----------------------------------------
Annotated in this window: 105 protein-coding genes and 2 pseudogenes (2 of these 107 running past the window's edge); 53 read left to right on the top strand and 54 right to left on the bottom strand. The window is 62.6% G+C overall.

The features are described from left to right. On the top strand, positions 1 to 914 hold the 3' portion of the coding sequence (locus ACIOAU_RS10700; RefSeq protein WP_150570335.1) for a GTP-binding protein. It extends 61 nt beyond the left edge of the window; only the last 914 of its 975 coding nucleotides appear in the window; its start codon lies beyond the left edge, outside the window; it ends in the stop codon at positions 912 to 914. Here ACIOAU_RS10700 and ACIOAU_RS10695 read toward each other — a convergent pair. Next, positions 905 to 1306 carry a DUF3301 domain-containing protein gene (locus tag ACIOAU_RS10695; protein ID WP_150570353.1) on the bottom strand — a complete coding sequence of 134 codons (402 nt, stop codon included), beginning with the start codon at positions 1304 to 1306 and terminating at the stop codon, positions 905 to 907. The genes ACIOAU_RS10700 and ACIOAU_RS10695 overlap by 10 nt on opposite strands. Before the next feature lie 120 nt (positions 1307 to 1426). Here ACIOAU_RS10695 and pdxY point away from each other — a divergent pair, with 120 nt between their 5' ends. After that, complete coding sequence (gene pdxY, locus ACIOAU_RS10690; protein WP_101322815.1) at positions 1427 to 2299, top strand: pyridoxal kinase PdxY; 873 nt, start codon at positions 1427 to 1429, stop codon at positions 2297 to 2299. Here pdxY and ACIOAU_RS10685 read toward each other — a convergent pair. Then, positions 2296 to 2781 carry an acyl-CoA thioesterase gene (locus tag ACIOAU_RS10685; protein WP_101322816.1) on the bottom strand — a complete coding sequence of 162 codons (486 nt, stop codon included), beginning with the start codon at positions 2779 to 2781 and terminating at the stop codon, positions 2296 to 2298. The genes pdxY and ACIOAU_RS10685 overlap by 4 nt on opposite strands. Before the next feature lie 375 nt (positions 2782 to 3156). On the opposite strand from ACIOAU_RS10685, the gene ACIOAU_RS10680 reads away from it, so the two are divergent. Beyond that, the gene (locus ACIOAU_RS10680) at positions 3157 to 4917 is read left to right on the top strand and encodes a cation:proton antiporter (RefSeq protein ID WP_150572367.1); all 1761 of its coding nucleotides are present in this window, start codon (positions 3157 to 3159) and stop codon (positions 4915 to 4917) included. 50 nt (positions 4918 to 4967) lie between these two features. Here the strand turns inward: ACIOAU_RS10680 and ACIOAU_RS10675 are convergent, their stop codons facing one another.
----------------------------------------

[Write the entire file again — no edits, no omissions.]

Annotated in this window: 105 protein-coding genes and 2 pseudogenes (2 of these 107 running past the window's edge); 53 read left to right on the top strand and 54 right to left on the bottom strand. The window is 62.6% G+C overall.

The features are described from left to right. On the top strand, positions 1 to 914 hold the 3' portion of the coding sequence (locus ACIOAU_RS10700; RefSeq protein WP_150570335.1) for a GTP-binding protein. It extends 61 nt beyond the left edge of the window; only the last 914 of its 975 coding nucleotides appear in the window; its start codon lies beyond the left edge, outside the window; it ends in the stop codon at positions 912 to 914. Here ACIOAU_RS10700 and ACIOAU_RS10695 read toward each other — a convergent pair. Next, positions 905 to 1306 carry a DUF3301 domain-containing protein gene (locus tag ACIOAU_RS10695; protein ID WP_150570353.1) on the bottom strand — a complete coding sequence of 134 codons (402 nt, stop codon included), beginning with the start codon at positions 1304 to 1306 and terminating at the stop codon, positions 905 to 907. The genes ACIOAU_RS10700 and ACIOAU_RS10695 overlap by 10 nt on opposite strands. Before the next feature lie 120 nt (positions 1307 to 1426). Here ACIOAU_RS10695 and pdxY point away from each other — a divergent pair, with 120 nt between their 5' ends. After that, complete coding sequence (gene pdxY, locus ACIOAU_RS10690; protein WP_101322815.1) at positions 1427 to 2299, top strand: pyridoxal kinase PdxY; 873 nt, start codon at positions 1427 to 1429, stop codon at positions 2297 to 2299. Here pdxY and ACIOAU_RS10685 read toward each other — a convergent pair. Then, positions 2296 to 2781 carry an acyl-CoA thioesterase gene (locus tag ACIOAU_RS10685; protein WP_101322816.1) on the bottom strand — a complete coding sequence of 162 codons (486 nt, stop codon included), beginning with the start codon at positions 2779 to 2781 and terminating at the stop codon, positions 2296 to 2298. The genes pdxY and ACIOAU_RS10685 overlap by 4 nt on opposite strands. Before the next feature lie 375 nt (positions 2782 to 3156). On the opposite strand from ACIOAU_RS10685, the gene ACIOAU_RS10680 reads away from it, so the two are divergent. Beyond that, the gene (locus ACIOAU_RS10680) at positions 3157 to 4917 is read left to right on the top strand and encodes a cation:proton antiporter (RefSeq protein ID WP_150572367.1); all 1761 of its coding nucleotides are present in this window, start codon (positions 3157 to 3159) and stop codon (positions 4915 to 4917) included. 50 nt (positions 4918 to 4967) lie between these two features. Here the strand turns inward: ACIOAU_RS10680 and ACIOAU_RS10675 are convergent, their stop codons facing one another.